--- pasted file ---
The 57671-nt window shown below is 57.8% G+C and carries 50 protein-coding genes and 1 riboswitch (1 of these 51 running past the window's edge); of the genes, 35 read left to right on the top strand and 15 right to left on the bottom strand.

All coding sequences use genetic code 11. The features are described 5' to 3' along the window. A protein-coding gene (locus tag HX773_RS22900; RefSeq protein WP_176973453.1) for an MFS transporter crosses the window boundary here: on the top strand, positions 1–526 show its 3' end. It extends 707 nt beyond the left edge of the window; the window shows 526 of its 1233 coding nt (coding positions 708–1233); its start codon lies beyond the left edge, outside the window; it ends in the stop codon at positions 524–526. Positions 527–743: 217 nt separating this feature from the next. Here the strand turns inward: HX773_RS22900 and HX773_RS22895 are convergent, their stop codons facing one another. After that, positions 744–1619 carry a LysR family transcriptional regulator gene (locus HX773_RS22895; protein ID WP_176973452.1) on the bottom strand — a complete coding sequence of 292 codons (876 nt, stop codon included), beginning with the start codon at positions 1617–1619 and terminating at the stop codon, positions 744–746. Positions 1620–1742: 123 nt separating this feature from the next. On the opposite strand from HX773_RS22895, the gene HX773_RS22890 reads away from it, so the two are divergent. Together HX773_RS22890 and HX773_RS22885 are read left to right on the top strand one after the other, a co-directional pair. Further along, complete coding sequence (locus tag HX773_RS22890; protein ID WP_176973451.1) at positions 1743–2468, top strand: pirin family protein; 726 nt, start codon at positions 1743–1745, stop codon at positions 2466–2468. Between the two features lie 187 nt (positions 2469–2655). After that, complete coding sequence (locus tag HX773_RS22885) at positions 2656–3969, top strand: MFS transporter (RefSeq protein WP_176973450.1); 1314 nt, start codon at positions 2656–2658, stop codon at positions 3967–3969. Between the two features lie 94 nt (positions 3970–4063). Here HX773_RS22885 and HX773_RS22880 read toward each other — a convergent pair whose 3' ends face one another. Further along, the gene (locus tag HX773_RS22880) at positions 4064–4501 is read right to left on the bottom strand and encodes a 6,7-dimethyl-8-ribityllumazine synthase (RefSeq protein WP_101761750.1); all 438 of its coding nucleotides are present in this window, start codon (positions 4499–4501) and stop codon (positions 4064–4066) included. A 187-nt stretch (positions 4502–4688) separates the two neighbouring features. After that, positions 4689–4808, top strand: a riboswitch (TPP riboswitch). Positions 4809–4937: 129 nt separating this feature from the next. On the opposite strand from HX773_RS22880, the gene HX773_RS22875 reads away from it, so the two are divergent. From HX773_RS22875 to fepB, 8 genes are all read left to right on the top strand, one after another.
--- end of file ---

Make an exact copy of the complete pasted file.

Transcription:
The 57671-nt window shown below is 57.8% G+C and carries 50 protein-coding genes and 1 riboswitch (1 of these 51 running past the window's edge); of the genes, 35 read left to right on the top strand and 15 right to left on the bottom strand.

All coding sequences use genetic code 11. The features are described 5' to 3' along the window. A protein-coding gene (locus tag HX773_RS22900; RefSeq protein WP_176973453.1) for an MFS transporter crosses the window boundary here: on the top strand, positions 1–526 show its 3' end. It extends 707 nt beyond the left edge of the window; the window shows 526 of its 1233 coding nt (coding positions 708–1233); its start codon lies beyond the left edge, outside the window; it ends in the stop codon at positions 524–526. Positions 527–743: 217 nt separating this feature from the next. Here the strand turns inward: HX773_RS22900 and HX773_RS22895 are convergent, their stop codons facing one another. After that, positions 744–1619 carry a LysR family transcriptional regulator gene (locus HX773_RS22895; protein ID WP_176973452.1) on the bottom strand — a complete coding sequence of 292 codons (876 nt, stop codon included), beginning with the start codon at positions 1617–1619 and terminating at the stop codon, positions 744–746. Positions 1620–1742: 123 nt separating this feature from the next. On the opposite strand from HX773_RS22895, the gene HX773_RS22890 reads away from it, so the two are divergent. Together HX773_RS22890 and HX773_RS22885 are read left to right on the top strand one after the other, a co-directional pair. Further along, complete coding sequence (locus tag HX773_RS22890; protein ID WP_176973451.1) at positions 1743–2468, top strand: pirin family protein; 726 nt, start codon at positions 1743–1745, stop codon at positions 2466–2468. Between the two features lie 187 nt (positions 2469–2655). After that, complete coding sequence (locus tag HX773_RS22885) at positions 2656–3969, top strand: MFS transporter (RefSeq protein WP_176973450.1); 1314 nt, start codon at positions 2656–2658, stop codon at positions 3967–3969. Between the two features lie 94 nt (positions 3970–4063). Here HX773_RS22885 and HX773_RS22880 read toward each other — a convergent pair whose 3' ends face one another. Further along, the gene (locus tag HX773_RS22880) at positions 4064–4501 is read right to left on the bottom strand and encodes a 6,7-dimethyl-8-ribityllumazine synthase (RefSeq protein WP_101761750.1); all 438 of its coding nucleotides are present in this window, start codon (positions 4499–4501) and stop codon (positions 4064–4066) included. A 187-nt stretch (positions 4502–4688) separates the two neighbouring features. After that, positions 4689–4808, top strand: a riboswitch (TPP riboswitch). Positions 4809–4937: 129 nt separating this feature from the next. On the opposite strand from HX773_RS22880, the gene HX773_RS22875 reads away from it, so the two are divergent. From HX773_RS22875 to fepB, 8 genes are all read left to right on the top strand, one after another.